Let’s look at passports as a good example. In the UK, to apply for a passport, you send off various details to the passport authority (HMPO) along with some photos that have been signed by a “person of good standing in their community.” This is a very wide remit for a ‘trusted third party.” I have signed several of those photos for friends, for example. I have never ever had anyone check that I am who I say I am in being that signatory.

In the online identity realm, the “person of good standing in their community” digital equivalent is usually a credit reference agency, or similar. This small but crucial difference in expectations might be the reason why assured identity in an online context is complicated and has a poor customer experience.

Things to consider when building an identity-data-driven service

Fortunately, there are some very forward-thinking tech companies in the consumer identity space. Some have learned the hard way how not to do identity and are moving to a more data-led ecosystem where identity is just part of an extended layering of technology-bound ideas and remits. What types of ideas and practical solutions can help us to drive services by using personal data? Here is my take on some of the moving parts of the data-driven model of consumer services:

  • Don’t force users to meet prescriptive and static levels of assurance. NIST, as mentioned previously, is moving away from the LOA 1,2,3 type system, recognizing that meeting the criteria neither serves the consumer nor the service.
  • If you need an identity, build it up over time. The identity ecosystem has many use cases and the digital equivalent of an identity might be needed. If you can build the identity over time, do so. This method can be a good way to prevent fraud, too, as fraudsters might not have the stamina to wait for long periods to get the golden egg.
  • Decouple identity and data — the two can be mutually exclusive. Accommodate situations where a service can ask for a specific attribute without having an identity associated with it. This can help to improve privacy across the ecosystem and allow third party services to play in the overall scheme without needing to federate.
  • Remove single points of failure and attack. “Data stores” offer the potential to facilitate the data-driven service ecosystem, but storage can be an issue from a number of perspectives: It costs money; it offers a cybersecurity attack point; it is not dynamic enough to represent human lives. Data stores should, instead, be designed as transaction facilitators that act as a conduit between the user and the service. By doing so, you can more easily build in consent models that are user-centric.
  • Data re-use is everyone’s friend. Wherever possible design for data to be reused across the system. This again can be facilitated using a data store (data facilitator) centric model rather than an identity provider model. This helps extended ecosystem service members because they do not have to pay for data to be checked each time it is used, and it helps the user because they don’t have to keep re-asserting data (unless it has changed, of course, but that’s a discussion for another time).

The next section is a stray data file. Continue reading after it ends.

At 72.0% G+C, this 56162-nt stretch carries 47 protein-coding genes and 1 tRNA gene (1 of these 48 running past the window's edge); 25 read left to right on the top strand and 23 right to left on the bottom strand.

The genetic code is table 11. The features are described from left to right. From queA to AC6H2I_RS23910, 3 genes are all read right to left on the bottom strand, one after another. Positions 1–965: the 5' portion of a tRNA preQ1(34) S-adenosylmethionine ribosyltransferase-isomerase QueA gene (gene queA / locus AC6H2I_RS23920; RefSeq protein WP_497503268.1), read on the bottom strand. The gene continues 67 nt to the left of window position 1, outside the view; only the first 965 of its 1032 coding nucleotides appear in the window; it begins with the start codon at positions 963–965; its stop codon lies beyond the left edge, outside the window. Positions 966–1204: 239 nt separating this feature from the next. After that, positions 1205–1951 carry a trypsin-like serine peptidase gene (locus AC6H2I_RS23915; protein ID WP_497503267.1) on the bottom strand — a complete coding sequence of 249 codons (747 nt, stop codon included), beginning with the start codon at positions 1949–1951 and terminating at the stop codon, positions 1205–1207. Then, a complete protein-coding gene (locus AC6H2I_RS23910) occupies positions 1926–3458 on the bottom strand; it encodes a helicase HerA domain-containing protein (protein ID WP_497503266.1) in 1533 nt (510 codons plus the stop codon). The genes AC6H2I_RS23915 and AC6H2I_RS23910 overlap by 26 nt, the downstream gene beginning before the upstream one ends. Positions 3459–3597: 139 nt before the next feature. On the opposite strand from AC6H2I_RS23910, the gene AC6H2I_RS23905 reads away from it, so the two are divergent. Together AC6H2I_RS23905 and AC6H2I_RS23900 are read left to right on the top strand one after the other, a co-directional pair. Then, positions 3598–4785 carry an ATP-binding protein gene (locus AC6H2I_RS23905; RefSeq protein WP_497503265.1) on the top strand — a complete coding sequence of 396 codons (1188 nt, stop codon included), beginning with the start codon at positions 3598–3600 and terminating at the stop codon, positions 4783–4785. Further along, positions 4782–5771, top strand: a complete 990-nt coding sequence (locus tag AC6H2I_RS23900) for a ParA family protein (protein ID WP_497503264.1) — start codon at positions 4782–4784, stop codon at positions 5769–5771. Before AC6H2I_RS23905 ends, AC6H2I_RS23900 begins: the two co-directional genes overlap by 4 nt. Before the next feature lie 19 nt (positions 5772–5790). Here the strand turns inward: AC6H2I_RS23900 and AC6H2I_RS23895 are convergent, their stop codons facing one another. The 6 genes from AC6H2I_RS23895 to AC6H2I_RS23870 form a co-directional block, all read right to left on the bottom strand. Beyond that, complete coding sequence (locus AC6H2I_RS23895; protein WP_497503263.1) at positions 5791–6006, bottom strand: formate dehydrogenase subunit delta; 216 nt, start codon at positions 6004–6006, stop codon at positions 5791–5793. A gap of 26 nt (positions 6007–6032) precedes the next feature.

A data-driven future?

Doing jobs online is all about transacting information; I’ll give you this, if you give me that. By adding a layer of identity complexity into the process, we are making consumers unhappy and preventing innovation.

We have to be smarter in the way we design the data-driven services we offer our customers and clients. We have to move the monolith of identity into the microlith age of data and free up our thinking. The golden chalice of a frictionless customer experience is in our grasp. We just have to make sure that we plan it out correctly and remove our own friction-ridden belief in what actually drives our services.


Formerly a scientist working in the field of chemistry, Susan Morrow moved into the tech sector, co-founding an information security company in the early 1990s. She have worked in the field of cybersecurity and digital identity since then and helped to create award winning security solutions used by enterprises across the world.

Susan currently works on large scale, citizen and consumer identity systems. Her focus is on balancing usability with security. She has helped to build identity solutions that are cutting edge and expanding the boundaries of how identity ecosystems are designed. She has worked on a number of government based projects in the EU and UK. She is also interested in the human side of cybersecurity and how our own behavior influences the cybercriminal.

The opinions expressed in this blog are those of Susan Morrow and do not necessarily represent those of IDG Communications, Inc., its parent, subsidiary or affiliated companies.